Gloria Taylor Weinberg is a fourth-generation Floridian who retired from a 22-year career as a journalist with the Fort Pierce Tribune in 2001. She now writes for Indian River Magazine and its subsidiaries, based in Fort Pierce, Florida, where Weinberg has lived for the past 47 years.
Weinberg's debut novel, "A Homicide in Hooker's Point," is set in 1950 and tells a story of life, love and tragedy in a small Southern town. It earned a Royal Palm Literary Award from the Florida Writers Association in 2011 and was the 2015 winner of the North Street Book Prize for literary fiction. Her novella, "Child of Sorrow," was a finalist for a 2013 Royal Palm Literary Award from the FWA. It is based on a true story of a 17-year-old's struggle to survive in a home for unwed mothers and the heart-break of giving up her baby.
During her career as a journalist, Weinberg won numerous awards from the Florida Society of Newspaper Editors and the Florida Society of Professional Journalists. When she retired, Weinberg was the Tribune's Projects Editor. She also wrote a Sunday column and a weekly feature called "Tributes," which told the life stories of recently deceased St. Lucie County residents. These stories celebrated the lives of everyday people who make up the bedrock of a community, rather than its "movers and shakers." The series won the Florida Society of Professional Journalists' first place award for excellence in 2000.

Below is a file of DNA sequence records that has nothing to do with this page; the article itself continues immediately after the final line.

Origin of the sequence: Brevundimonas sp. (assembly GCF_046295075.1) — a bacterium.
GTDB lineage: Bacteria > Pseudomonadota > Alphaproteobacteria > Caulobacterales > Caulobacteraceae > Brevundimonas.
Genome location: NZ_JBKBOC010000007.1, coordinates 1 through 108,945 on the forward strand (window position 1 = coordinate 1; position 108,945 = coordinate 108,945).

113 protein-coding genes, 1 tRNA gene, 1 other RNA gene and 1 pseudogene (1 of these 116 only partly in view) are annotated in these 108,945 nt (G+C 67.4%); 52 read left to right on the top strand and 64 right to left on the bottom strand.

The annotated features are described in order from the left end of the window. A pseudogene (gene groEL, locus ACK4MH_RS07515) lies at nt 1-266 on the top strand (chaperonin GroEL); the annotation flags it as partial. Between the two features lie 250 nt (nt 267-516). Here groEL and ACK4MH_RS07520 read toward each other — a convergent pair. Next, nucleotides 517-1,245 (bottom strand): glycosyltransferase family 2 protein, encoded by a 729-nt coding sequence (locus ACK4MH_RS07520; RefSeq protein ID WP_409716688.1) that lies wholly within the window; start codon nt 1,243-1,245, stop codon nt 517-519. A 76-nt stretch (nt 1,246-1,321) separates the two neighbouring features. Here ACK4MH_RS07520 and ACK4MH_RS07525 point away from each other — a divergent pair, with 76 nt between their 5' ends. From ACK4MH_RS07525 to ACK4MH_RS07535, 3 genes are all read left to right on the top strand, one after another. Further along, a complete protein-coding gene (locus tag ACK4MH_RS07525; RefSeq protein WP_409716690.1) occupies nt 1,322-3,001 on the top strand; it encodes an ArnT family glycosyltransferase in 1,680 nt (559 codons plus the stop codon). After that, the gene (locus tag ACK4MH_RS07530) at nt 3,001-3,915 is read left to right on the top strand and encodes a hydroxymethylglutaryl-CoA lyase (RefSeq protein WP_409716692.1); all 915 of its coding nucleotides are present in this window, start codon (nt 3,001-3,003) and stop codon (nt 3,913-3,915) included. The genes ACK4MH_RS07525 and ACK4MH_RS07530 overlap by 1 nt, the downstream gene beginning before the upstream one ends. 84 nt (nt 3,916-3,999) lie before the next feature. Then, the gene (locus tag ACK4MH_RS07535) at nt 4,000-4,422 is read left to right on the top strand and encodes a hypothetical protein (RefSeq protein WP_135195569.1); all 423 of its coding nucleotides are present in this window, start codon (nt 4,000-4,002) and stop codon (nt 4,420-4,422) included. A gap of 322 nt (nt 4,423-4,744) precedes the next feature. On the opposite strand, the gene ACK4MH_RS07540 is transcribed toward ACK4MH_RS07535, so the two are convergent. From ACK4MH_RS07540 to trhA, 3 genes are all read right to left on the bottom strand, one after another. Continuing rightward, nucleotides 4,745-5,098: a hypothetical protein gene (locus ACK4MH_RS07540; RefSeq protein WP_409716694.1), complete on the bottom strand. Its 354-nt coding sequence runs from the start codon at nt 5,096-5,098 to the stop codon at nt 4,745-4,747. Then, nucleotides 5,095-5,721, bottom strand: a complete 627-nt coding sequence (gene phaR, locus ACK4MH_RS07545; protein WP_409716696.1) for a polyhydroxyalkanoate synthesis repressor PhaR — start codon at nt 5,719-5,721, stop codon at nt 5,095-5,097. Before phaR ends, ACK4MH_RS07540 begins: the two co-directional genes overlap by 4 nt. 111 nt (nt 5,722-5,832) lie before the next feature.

Weinberg's Sunday columns won awards from the Florida Society of Newspaper Editors for four years, from 1996 to 1999. In 2000, she led the team of reporters and editors that earned the FSNE's first place award for explanatory writing for a five-day series of stories on the Indian River Lagoon. The series also took the FSNE's Gold Medal for Public Service and won first place for excellence in in-depth reporting from the Florida Society of Professional Journalists. Weinberg also won media awards of service from The Salvation Army, the Children's Home Society, the Hands of Love Group, the ARC of St. Lucie County, and in 2001, was awarded a Medallion of Excellence from Florida Senator Ken Pruitt.
Before she became a writer, Weinberg spent seven years as a firearms instructor at Indian River Community College Police Academy in Fort Pierce while competing in state and U.S. Regional Police Combat matches. She was the academy's first firearms training coordinator.
She has been married for 29 years to Mark Weinberg, who retired in 2015 after 25 years as the public information officer for the St. Lucie County Sheriff's Office. Mark is a former journalist who worked in print, radio and television. They share their home with Tillie, a rescued King Charles mix with 18 pounds of joy and boundless love.
Weinberg has three grown children and seven grandchildren.
She also paints, and especially loves capturing on canvas the flora, fauna and unique light of her native state.